Judge Amy Coney Barrett: It’s your job to choose legislation, mine to interpret it


 

Supreme Court nominee Amy Coney Barrett speaks during a confirmation hearing before the Senate Judiciary Committee, Wednesday, Oct. 14, 2020, on Capitol Hill in Washington. (AP Photo/Susan Walsh, Pool)

OAN Newsroom
UPDATED 7:29 AM PT – Wednesday, October 14, 2020

Partisanship took center stage in the second day of confirmation hearings for Supreme Court nominee Amy Coney Barrett. On Tuesday, Barrett took questions from the Senate Judiciary Committee and stated that it would be her job to interpret the laws that Congress passes, not formulate them herself.

During the hearing, Barrett was pressed by several Democrat senators on a number of issues, including gun rights, abortion and voting rights.

When pressed by California Sen. Dianne Feinstein over whether the 1973 case Roe v. Wade was wrongly decided, Barrett said it’s not her place to opine on cases already decided in the high court.

“I’m going to invoke Justice Kagan’s description, which I think is perfectly put,” stated the judge. “When she was in her confirmation hearings, she said that she was not going to grade precedent or give it a thumbs up or thumbs down…it would actually be wrong and a violation of the canons for me to do that as a sitting judge.”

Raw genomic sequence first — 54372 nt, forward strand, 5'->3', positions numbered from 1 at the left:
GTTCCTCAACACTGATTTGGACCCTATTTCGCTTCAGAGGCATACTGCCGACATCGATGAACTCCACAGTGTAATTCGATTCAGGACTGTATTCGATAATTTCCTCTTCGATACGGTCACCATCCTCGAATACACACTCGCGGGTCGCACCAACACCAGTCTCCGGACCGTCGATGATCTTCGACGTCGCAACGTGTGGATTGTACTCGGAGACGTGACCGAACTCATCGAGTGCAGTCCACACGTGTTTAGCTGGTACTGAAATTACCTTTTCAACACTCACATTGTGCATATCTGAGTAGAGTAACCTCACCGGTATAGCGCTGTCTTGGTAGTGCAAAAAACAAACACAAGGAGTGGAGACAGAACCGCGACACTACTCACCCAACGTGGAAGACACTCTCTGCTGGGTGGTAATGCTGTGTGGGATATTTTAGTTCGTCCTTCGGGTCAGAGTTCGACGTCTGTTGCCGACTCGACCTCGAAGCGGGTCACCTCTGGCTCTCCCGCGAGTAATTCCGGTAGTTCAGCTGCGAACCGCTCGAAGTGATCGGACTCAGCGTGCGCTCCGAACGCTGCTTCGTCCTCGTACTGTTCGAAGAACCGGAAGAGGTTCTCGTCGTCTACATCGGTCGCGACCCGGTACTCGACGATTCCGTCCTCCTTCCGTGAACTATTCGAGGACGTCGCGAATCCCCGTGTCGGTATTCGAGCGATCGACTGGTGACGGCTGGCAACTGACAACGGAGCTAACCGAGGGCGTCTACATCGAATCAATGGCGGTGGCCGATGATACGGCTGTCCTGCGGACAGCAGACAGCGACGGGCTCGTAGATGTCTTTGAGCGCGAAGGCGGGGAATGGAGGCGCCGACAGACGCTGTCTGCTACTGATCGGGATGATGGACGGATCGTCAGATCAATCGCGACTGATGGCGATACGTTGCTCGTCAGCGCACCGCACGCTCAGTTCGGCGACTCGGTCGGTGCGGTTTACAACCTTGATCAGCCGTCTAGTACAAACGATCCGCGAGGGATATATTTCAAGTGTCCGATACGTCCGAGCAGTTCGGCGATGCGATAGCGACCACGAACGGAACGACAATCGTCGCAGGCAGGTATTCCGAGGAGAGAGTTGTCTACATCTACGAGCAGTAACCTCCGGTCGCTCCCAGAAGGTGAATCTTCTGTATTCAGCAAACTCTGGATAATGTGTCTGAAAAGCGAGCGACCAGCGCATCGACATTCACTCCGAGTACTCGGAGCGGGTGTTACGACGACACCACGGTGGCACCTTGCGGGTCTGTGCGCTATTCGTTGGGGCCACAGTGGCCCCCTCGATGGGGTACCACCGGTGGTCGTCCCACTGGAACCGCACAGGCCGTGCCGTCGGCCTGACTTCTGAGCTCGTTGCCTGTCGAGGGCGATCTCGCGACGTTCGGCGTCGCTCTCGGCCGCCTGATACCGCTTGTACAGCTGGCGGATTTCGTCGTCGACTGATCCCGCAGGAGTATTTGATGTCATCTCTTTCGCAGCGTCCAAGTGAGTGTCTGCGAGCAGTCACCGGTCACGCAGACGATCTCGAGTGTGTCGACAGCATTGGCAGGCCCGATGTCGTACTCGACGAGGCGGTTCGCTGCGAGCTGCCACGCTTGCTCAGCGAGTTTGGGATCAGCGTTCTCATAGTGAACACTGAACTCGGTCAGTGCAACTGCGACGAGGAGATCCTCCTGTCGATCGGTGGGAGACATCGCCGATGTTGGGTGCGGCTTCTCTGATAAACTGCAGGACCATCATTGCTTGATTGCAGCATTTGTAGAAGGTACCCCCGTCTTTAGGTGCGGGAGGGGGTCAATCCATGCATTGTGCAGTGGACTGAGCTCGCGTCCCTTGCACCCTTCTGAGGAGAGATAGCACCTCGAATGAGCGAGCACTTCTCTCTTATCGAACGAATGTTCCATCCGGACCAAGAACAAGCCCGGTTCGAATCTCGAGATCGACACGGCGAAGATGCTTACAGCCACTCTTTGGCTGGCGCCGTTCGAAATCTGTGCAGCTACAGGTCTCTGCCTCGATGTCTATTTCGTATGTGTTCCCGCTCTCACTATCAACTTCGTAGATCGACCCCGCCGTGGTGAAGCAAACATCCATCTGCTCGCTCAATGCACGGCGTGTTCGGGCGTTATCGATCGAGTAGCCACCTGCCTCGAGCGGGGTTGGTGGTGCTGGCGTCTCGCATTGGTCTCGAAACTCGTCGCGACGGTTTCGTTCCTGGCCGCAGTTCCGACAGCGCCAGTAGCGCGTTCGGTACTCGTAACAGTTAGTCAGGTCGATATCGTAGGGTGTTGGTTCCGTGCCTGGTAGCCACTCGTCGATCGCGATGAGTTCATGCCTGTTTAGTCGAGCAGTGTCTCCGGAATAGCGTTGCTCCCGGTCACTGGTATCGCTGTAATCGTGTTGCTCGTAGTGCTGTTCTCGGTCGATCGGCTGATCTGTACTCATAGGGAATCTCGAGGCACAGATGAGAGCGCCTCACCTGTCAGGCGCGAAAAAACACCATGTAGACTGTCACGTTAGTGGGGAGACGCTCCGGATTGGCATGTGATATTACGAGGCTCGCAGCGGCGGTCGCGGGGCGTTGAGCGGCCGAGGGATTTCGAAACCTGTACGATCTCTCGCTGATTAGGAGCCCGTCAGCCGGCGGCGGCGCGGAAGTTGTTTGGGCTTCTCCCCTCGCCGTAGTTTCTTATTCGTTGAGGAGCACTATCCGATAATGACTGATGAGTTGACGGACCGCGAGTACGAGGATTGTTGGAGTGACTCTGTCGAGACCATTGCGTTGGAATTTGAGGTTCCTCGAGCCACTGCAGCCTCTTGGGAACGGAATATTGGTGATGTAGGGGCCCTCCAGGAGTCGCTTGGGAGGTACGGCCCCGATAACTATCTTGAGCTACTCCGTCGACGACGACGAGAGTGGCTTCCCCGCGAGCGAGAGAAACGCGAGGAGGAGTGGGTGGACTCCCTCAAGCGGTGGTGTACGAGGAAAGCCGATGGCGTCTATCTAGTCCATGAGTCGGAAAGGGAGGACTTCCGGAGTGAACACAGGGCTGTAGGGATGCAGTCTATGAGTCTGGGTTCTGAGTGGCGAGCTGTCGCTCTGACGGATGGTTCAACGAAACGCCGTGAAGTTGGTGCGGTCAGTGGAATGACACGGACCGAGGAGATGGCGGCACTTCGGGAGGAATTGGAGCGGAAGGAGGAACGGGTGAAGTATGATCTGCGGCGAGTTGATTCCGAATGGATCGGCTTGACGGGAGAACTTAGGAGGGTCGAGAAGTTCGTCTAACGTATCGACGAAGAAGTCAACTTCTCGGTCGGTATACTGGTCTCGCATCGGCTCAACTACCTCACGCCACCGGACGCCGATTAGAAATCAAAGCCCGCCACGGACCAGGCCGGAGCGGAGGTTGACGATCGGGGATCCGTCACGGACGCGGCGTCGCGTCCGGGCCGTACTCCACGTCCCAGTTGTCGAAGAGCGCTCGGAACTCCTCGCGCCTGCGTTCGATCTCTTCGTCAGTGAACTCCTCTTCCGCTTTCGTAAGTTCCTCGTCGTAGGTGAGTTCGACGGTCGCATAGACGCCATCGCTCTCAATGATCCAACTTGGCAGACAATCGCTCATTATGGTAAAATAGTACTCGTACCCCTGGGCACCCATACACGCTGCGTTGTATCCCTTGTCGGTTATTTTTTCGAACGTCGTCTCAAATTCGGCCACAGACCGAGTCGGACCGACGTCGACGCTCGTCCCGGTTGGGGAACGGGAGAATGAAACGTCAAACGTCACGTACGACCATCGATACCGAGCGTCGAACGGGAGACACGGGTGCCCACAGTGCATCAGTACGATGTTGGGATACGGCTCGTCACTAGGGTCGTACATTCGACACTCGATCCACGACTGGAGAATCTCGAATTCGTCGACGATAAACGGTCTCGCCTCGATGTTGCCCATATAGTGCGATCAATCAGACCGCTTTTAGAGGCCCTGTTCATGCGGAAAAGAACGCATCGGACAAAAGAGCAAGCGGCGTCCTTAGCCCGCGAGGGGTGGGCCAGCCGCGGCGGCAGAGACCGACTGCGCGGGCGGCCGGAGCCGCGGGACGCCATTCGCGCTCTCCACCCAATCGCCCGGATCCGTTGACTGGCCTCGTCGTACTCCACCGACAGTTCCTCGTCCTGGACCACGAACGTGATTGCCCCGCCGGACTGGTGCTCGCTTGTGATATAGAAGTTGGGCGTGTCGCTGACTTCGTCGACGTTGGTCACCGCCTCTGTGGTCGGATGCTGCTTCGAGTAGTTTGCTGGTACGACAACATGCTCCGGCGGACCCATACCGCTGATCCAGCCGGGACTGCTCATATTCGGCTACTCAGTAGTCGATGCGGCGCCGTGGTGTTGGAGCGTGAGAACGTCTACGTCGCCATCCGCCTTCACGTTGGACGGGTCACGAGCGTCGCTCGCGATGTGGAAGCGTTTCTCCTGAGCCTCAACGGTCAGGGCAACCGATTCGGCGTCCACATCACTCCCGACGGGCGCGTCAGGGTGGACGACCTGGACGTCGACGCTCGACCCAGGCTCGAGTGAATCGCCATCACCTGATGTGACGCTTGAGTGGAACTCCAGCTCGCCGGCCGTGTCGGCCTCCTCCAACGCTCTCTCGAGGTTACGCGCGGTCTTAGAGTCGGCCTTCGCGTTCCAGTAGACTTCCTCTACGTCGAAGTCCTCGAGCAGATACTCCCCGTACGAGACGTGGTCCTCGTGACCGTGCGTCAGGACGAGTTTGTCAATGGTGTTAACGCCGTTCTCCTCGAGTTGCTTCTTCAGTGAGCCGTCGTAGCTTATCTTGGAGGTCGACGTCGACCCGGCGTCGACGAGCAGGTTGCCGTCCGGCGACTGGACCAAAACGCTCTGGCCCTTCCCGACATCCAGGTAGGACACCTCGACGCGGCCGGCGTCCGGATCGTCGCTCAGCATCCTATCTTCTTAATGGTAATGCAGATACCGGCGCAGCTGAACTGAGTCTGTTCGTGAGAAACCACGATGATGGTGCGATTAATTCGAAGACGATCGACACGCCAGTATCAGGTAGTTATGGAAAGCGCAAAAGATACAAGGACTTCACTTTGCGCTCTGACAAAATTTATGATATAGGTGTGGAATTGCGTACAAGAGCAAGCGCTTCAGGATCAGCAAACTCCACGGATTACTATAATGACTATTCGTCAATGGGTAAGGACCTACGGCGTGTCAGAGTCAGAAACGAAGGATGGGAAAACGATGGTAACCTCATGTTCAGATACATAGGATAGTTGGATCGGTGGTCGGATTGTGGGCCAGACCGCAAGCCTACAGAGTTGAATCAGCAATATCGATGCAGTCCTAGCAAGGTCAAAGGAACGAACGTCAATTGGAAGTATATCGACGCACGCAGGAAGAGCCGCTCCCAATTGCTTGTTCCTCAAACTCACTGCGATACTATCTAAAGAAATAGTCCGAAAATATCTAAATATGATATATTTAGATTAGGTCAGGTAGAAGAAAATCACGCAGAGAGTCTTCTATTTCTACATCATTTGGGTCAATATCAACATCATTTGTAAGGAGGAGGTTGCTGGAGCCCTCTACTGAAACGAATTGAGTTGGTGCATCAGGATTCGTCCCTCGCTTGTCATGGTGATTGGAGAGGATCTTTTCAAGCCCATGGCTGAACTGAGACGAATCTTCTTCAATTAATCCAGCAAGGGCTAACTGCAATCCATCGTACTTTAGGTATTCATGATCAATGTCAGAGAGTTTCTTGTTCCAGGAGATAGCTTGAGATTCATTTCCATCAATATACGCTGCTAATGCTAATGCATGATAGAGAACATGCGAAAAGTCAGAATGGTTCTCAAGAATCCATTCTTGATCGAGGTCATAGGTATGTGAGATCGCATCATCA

Illinois Sen. Dick Durbin attempted to trip up the Supreme Court nominee by describing her views on gun rights and voting rights for felons as mismatched. She rejected Durbin’s claims by arguing she views both issues as civic rights and governments can deprive felons of these rights if they are deemed dangerous to their communities.

“Senator, what I said was that the Constitution contemplates that states have the freedom to deprive felons of the right to vote,” she explained. “Its expressed in the Constitutional texts, but I expressed no view on whether it was a good idea..whether states should do that.”

Democrat senators also grilled Barrett on her possible conservative bias and whether she’s made up her mind on cases regarding Obamacare as well as the 2020 presidential election. Barrett stressed she has no agenda, and is independent from the legislative and executive branches of governments.

“I have had no conversation with the President or any of his staff on how I might rule in that case,” she stated. “It would be a gross violation of judicial independence for me to make any such commitment or for me to be asked about that case and how I would rule.”

Meanwhile, Barrett is scheduled to go through one more hearing where senators will ask her questions Wednesday. The Senate Judiciary Committee will meet Thursday to put Barrett’s confirmation vote on the Senate’s agenda as early as next week.

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